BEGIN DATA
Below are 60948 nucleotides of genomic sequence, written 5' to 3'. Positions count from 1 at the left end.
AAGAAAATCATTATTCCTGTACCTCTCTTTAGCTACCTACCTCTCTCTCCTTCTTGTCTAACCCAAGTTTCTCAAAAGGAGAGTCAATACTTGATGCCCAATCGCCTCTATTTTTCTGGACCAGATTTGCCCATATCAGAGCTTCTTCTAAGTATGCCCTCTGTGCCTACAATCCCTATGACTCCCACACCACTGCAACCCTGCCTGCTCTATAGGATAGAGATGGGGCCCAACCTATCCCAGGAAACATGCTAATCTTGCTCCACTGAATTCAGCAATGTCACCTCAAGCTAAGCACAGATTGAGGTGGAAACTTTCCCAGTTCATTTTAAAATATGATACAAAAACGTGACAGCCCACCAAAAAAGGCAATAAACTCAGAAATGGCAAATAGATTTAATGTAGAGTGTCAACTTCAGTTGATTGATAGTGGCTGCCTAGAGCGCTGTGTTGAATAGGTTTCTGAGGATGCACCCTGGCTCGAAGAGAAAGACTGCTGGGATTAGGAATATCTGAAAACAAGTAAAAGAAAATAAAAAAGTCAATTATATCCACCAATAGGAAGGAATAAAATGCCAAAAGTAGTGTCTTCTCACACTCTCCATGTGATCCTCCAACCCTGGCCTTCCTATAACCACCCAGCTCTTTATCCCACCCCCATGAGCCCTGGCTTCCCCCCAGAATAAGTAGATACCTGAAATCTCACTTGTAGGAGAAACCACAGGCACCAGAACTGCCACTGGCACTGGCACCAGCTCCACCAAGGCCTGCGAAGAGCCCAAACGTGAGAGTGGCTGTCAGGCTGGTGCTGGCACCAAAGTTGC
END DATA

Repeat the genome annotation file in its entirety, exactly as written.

Below are 60948 nucleotides of genomic sequence, written 5' to 3'. Positions count from 1 at the left end.
AAGAAAATCATTATTCCTGTACCTCTCTTTAGCTACCTACCTCTCTCTCCTTCTTGTCTAACCCAAGTTTCTCAAAAGGAGAGTCAATACTTGATGCCCAATCGCCTCTATTTTTCTGGACCAGATTTGCCCATATCAGAGCTTCTTCTAAGTATGCCCTCTGTGCCTACAATCCCTATGACTCCCACACCACTGCAACCCTGCCTGCTCTATAGGATAGAGATGGGGCCCAACCTATCCCAGGAAACATGCTAATCTTGCTCCACTGAATTCAGCAATGTCACCTCAAGCTAAGCACAGATTGAGGTGGAAACTTTCCCAGTTCATTTTAAAATATGATACAAAAACGTGACAGCCCACCAAAAAAGGCAATAAACTCAGAAATGGCAAATAGATTTAATGTAGAGTGTCAACTTCAGTTGATTGATAGTGGCTGCCTAGAGCGCTGTGTTGAATAGGTTTCTGAGGATGCACCCTGGCTCGAAGAGAAAGACTGCTGGGATTAGGAATATCTGAAAACAAGTAAAAGAAAATAAAAAAGTCAATTATATCCACCAATAGGAAGGAATAAAATGCCAAAAGTAGTGTCTTCTCACACTCTCCATGTGATCCTCCAACCCTGGCCTTCCTATAACCACCCAGCTCTTTATCCCACCCCCATGAGCCCTGGCTTCCCCCCAGAATAAGTAGATACCTGAAATCTCACTTGTAGGAGAAACCACAGGCACCAGAACTGCCACTGGCACTGGCACCAGCTCCACCAAGGCCTGCGAAGAGCCCAAACGTGAGAGTGGCTGTCAGGCTGGTGCTGGCACCAAAGTTGC